In 2020, Wisconsin Watch produced 81 major reports — nearly three times as many stories as a typical year. Forced by the pandemic to abandon the offices at the UW-Madison journalism school in mid-March 2020, the Wisconsin Watch staff worked tirelessly to investigate disinformation, Wisconsin’s failing unemployment system, the impact of crushing medical debt, Wisconsin’s often-flawed response to the COVID-19 pandemic, and problems in the state’s election system. In the wake of the police killing of George Floyd, we examined calls for racial justice and how police can better respond to protests to minimize violence, what “defunding” the police would look like in Milwaukee, the factors leading to the deadly protest in Kenosha — including the decision by police to work with armed militia members. These stories were picked up by 401 news outlets, reaching an estimated 43 million people. The Milwaukee Press Club has awarded Wisconsin Watch 12 awards for our 2020 coverage, and along with WPR, we were honored with a regional Edward R. Murrow Award

Also in 2020, Wisconsin Watch and the Milwaukee Neighborhood News Service launched the Google News Initiative-funded News414 project. This innovative free news-by-text service helps fill information and accountability gaps in Milwaukee’s Black- and brown-majority neighborhoods. News414 provides information to 2,100 subscribers, helping vulnerable residents navigate often-complicated systems to access services they need. In the early months of News414, the effort helped a father get free beds for his children.

Information provided by News414 also has also helped residents access thousands of dollars in rental assistance and provided tips for staving off eviction. “Thank you for all the information and supporting the community,” one renter texted last year after receiving $1,420 in rental assistance. In recent months, News414 began translating texts, social media outreach and stories into Spanish. These provided crucial information to residents of Milwaukee and statewide, including that undocumented state residents are eligible for significant pandemic-related rental assistance, and that proof of legal residency or insurance are not required to get a COVID-19 vaccination.

‘You’ve been served’: Wisconsin hospitals sue patients over debt — even during pandemic

Froedtert Hospital in Milwaukee is seen on Nov. 1, 2019. Gretchen Brown / WPR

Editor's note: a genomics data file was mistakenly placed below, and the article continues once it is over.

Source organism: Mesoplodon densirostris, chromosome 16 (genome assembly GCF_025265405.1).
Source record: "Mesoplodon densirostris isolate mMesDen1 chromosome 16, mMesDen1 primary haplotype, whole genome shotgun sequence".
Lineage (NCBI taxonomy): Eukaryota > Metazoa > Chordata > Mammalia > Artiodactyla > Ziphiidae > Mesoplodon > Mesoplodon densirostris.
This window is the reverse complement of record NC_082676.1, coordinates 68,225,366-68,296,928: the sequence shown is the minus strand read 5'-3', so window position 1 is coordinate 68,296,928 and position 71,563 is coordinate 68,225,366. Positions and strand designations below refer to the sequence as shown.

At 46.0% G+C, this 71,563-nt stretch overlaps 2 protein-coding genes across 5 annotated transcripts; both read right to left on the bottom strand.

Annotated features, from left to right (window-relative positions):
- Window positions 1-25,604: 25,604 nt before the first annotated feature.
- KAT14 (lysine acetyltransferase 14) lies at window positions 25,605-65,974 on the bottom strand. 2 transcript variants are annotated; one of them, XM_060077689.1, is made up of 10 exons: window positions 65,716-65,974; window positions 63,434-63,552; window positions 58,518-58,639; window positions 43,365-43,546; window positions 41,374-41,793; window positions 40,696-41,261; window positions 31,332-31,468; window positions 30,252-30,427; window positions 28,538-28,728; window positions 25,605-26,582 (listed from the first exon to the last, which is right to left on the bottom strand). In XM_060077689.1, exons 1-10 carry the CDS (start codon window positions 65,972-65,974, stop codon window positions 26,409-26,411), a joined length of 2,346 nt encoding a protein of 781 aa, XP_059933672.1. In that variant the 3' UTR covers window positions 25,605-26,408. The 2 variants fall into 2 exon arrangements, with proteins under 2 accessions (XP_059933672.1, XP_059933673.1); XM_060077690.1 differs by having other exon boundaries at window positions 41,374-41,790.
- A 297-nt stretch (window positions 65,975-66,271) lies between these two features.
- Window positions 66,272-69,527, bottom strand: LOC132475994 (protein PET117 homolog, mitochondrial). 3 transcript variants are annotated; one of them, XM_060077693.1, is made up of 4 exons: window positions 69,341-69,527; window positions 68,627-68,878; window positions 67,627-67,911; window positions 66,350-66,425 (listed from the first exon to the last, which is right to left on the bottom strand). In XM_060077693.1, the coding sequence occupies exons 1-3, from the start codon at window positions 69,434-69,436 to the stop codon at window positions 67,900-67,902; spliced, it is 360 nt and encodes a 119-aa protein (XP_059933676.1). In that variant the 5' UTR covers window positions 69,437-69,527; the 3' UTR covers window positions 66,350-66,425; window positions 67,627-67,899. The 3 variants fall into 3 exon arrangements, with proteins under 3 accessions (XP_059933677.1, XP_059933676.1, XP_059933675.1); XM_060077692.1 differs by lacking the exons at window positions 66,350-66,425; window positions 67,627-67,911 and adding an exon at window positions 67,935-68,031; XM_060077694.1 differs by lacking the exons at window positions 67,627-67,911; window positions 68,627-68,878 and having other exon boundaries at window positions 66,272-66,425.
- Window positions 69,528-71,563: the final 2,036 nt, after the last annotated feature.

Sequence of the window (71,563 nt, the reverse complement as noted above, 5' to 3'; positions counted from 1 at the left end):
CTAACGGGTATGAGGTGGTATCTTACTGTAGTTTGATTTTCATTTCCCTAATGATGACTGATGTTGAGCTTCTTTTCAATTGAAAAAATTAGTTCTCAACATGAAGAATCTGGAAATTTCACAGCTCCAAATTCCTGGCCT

Bram Sable-Smith reported in April 2020 on how Wisconsin hospitals were suing patients over medical debts even during the pandemic. Five days later, two of those hospitals dismissed some of those suits, and members of the public offered to help those who had been sued by their health care providers.

Study: Poll closings, COVID-19 fears, kept many Milwaukee voters away

A press release put out by the mayors of five Wisconsin cities cited a Wisconsin Watch tweet of Dee J. Hall’s report covering Milwaukee residents who were dissuaded to vote in the April 7th election. The mayors of Madison, Kenosha, Green Bay, Milwaukee and Racine “successfully secured a combined $6.3 million in nonprofit grants to fund the “Wisconsin Safe Voting Plan.” The grants, awarded by the nonpartisan Center for Tech and Civic Life (CTCL), will help each municipality administer elections this year in the midst of the deadly coronavirus pandemic,” and used the tweet to show how not to run an election in Wisconsin during a pandemic.

Blacks arrested for pot possession at four times the rate of whites in Wisconsin

A Wisconsin Watch report was cited in a dissent issued by Justice Brian Hagedorn to the Wisconsin Supreme Court’s decision overturning the state’s Stay at Home order extension for COVID-19. Hagedorn compared the broad authority that Gov. Tony Evers had to enact the order to that of prosecutors, who “are given vast discretion in choosing whether to file a criminal complaint, and which crimes to charge.” As noted in the story, the Dane County district attorney directed law enforcement not to bring him cases based on possession of small amounts of marijuana.


“Los Lecheros” (Dairy Farmers) was co-produced with Jim Cricchi and Susan Peters of Twelve Letter Films in 2017. It has screened at 25 film festivals, made the IDA shortlist and won a Regional Edward R. Murrow Award.

Los Lecheros

The Wisconsin Humanities Council is using Los Lecheros (Dairy Farmers), our 21-minute documentary, as a catalyst for community immigration discussions. A blog post about their efforts reads, “Who are these undocumented people? We need the story. Los Lecheros takes you into a Wisconsin dairy barn to talk to undocumented workers and the farmer who employs them.”

Dozens of people attended the community events in Dubuque, Verona and Darlington, with additional events scheduled. Some grew up on dairy farms and shared a similar plight in having difficulty finding people able and interested in farming. 

Blacks arrested for pot possession at four times the rate of whites in Wisconsin

After Wisconsin Watch reported in 2019 about how black people are arrested at four times the rate of white people in Wisconsin, Sen. Fred A. Risser along with Lt. Gov. Mandela Barnes and Reps. Sheila Stubbs, David Crowley and Dave Considine introduced legislation that would decriminalize 25 grams or less of marijuana in the state of Wisconsin. In his press release, Risser cited Wisconsin Watch’s report.


Asian restaurants and Chicago employment agencies accused of exploiting Latino workers in Midwest

Alexandra Arriaga / Chicago Sun-Times

Mattresses, furniture and litter are scattered below the 18th Street Bridge adjacent to Ping Tom Memorial Park in Chicago’s Chinatown neighborhood. It’s here, “debajo del puente,” that many Latino men who are shuffled between low-wage, long-hour jobs at Asian restaurants settle in at night when they cannot afford to stay at an employment agency or hotel. Photo taken Sept. 18, 2018. Alex Arriaga / Wisconsin Watch